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It may seem a big jump from ISIS to Downton Abbey but it’s appropriate at this point.   The fifth series is already showing in the UK on ITV. It starts in the US on January 4th. Apparently, Lord Grantham is going to lose his dog in this series. The reason is quite simple – the dog is named Isis. Lord Grantham has had his dog for four seasons of the show, while the terrorist group is quite new. But viewers do not want to be reminded of terrorism when watching the series in their living rooms. Besides, Isis joined the family in 1912 and the series is now up to 1924. That’s about it for a Labrador’s lifespan.   Ours only made it to five.

US GOVERNMENT CRISIS HAS GLOBAL CONSEQUENCES

white house shut down

Only in America could this conversation have taken place!

A male immigrant was upset that his ex-wife and her new husband were allowing his kindergarten children to handle guns.  At the same time, he was frustrated that she would not allow him to take the children out of the country on vacation.

So he consulted a lawyer.

The lawyer couldn’t understand the problem.  To him, letting young children learn about guns was perfectly normal but taking children out of the country was very risky.

Most Americans have not traveled.  Some won’t even go to Canada.  Two thirds of congressmen don’t even have a passport.

So it’s not surprising that they do not take the rest of the world into account when making decisions.

Some years ago, Congress voted to change the dates when the clocks are put back and forward.  There was no realization that this might impact other countries (airline schedules, stock markets opening and closing to coincide with Wall Street, international phone calls, etc.).  It caused chaos around the world until other countries could make the necessary adjustments.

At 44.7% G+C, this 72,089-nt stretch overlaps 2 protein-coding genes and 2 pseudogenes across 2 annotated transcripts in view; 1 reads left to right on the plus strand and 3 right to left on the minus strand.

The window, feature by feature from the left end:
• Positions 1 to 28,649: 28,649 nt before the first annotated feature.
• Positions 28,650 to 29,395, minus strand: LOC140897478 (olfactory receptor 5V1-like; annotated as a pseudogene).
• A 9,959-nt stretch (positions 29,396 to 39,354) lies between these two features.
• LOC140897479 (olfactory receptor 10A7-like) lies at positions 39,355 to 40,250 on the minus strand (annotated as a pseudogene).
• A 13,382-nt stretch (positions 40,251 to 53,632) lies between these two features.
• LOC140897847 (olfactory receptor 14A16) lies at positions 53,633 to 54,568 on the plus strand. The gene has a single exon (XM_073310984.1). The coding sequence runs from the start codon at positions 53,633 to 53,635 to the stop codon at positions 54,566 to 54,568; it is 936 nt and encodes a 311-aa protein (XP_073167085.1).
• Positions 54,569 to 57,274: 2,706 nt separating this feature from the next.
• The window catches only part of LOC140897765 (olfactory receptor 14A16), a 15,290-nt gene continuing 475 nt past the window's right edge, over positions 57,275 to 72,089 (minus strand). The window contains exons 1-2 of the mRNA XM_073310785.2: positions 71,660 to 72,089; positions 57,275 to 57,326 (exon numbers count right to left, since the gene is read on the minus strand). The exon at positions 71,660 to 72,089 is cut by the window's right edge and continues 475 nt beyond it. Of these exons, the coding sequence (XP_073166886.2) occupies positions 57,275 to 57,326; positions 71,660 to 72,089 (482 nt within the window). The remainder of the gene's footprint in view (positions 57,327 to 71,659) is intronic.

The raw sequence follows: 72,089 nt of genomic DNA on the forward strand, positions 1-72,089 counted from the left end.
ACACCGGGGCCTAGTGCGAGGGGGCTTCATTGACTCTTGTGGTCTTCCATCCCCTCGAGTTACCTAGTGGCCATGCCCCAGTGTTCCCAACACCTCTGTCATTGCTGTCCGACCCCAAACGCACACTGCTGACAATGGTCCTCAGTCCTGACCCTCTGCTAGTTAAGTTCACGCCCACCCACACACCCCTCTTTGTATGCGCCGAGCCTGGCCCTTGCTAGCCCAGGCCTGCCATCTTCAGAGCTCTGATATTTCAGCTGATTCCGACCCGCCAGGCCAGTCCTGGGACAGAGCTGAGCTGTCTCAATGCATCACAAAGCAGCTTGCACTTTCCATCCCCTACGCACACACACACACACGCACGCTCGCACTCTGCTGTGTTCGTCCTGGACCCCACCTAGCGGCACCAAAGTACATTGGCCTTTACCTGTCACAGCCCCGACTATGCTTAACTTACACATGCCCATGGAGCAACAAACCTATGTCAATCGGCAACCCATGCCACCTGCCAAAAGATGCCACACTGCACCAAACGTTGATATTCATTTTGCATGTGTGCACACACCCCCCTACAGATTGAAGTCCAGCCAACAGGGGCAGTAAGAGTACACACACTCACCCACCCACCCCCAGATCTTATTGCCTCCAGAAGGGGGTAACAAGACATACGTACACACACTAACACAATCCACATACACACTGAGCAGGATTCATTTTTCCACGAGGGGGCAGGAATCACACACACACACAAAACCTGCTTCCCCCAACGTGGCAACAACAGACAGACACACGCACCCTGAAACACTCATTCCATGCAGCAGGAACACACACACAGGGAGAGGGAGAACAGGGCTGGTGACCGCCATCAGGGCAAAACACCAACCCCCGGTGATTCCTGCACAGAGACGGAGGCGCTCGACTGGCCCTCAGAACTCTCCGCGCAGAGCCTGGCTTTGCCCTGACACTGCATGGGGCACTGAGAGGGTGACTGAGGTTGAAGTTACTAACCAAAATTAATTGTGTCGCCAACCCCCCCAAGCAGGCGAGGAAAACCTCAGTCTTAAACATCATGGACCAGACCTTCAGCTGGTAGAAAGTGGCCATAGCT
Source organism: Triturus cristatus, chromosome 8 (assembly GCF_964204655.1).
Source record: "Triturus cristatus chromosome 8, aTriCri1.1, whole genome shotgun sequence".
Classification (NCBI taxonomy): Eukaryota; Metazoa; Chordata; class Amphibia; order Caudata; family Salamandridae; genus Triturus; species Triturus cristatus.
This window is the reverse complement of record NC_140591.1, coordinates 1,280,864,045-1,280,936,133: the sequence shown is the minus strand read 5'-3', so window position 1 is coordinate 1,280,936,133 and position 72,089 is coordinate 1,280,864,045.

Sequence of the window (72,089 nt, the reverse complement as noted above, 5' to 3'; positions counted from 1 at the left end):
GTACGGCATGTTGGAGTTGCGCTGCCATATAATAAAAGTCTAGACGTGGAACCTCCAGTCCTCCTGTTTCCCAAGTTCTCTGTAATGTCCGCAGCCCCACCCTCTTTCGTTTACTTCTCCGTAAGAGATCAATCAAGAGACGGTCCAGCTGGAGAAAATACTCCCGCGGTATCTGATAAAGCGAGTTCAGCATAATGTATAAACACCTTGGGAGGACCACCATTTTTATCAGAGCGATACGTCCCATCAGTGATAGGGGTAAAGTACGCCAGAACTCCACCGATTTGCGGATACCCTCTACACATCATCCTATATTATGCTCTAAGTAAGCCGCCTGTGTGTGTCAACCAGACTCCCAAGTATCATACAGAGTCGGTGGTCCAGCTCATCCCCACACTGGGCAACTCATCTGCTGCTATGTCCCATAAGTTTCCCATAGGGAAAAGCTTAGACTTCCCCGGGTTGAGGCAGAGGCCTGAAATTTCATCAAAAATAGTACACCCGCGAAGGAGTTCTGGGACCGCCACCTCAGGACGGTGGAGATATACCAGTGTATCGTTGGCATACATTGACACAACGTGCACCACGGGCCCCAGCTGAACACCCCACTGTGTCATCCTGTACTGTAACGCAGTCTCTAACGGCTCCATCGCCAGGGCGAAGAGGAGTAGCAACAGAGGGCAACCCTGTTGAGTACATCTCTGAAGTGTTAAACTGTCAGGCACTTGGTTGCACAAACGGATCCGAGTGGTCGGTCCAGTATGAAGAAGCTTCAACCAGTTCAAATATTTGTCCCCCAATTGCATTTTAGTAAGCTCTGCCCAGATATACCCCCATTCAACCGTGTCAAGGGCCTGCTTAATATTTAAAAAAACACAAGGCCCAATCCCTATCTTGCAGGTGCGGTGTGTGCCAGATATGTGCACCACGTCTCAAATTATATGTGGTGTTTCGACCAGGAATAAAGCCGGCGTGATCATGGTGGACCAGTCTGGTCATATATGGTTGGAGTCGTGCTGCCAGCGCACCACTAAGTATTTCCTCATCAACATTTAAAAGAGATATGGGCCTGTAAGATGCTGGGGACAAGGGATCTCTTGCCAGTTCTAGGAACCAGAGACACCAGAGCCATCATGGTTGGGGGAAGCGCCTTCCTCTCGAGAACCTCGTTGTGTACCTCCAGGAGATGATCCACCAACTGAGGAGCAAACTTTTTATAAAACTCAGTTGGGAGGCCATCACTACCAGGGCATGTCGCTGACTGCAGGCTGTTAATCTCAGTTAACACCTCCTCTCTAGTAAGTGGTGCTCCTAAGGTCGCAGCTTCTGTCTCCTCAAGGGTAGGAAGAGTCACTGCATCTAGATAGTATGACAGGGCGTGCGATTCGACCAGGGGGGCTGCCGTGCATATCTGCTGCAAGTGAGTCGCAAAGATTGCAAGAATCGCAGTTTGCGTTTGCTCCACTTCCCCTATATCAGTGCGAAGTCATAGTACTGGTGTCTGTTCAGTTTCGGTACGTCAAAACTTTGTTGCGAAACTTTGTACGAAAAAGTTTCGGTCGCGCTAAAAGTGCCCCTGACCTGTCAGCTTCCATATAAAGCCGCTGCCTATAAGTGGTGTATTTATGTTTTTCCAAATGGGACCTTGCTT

We see the same problem again but in a different way.

The government shutdown in Washington DC and the failure to agree on a new debt ceiling threaten the global economy.  It’s not just an inconvenience for those wanting to visit national parks and monuments.  The global economy is at risk.

Does anybody in Congress care?  Rather, the question is, does anybody in Congress understand?  I’m not sure they do.  Like the lawyer who was aghast that anybody would take a child to another country, they are ignorant of the rest of the world.  They haven’t a clue that their indecision threatens the world’s financial system.

Writing in the Los Angeles Times, October 14th, Jim Puzzanghera wrote from Washington:  “Five years after the U.S. financial crisis helped cause a deep global recession, foreign leaders are worried that history is going to repeat itself.

“The fiscal impasse that has partially shut the federal government now threatens to trigger a U.S. default that would roil financial markets worldwide, leading an agitated China to suggest replacing the dollar as the international reserve currency.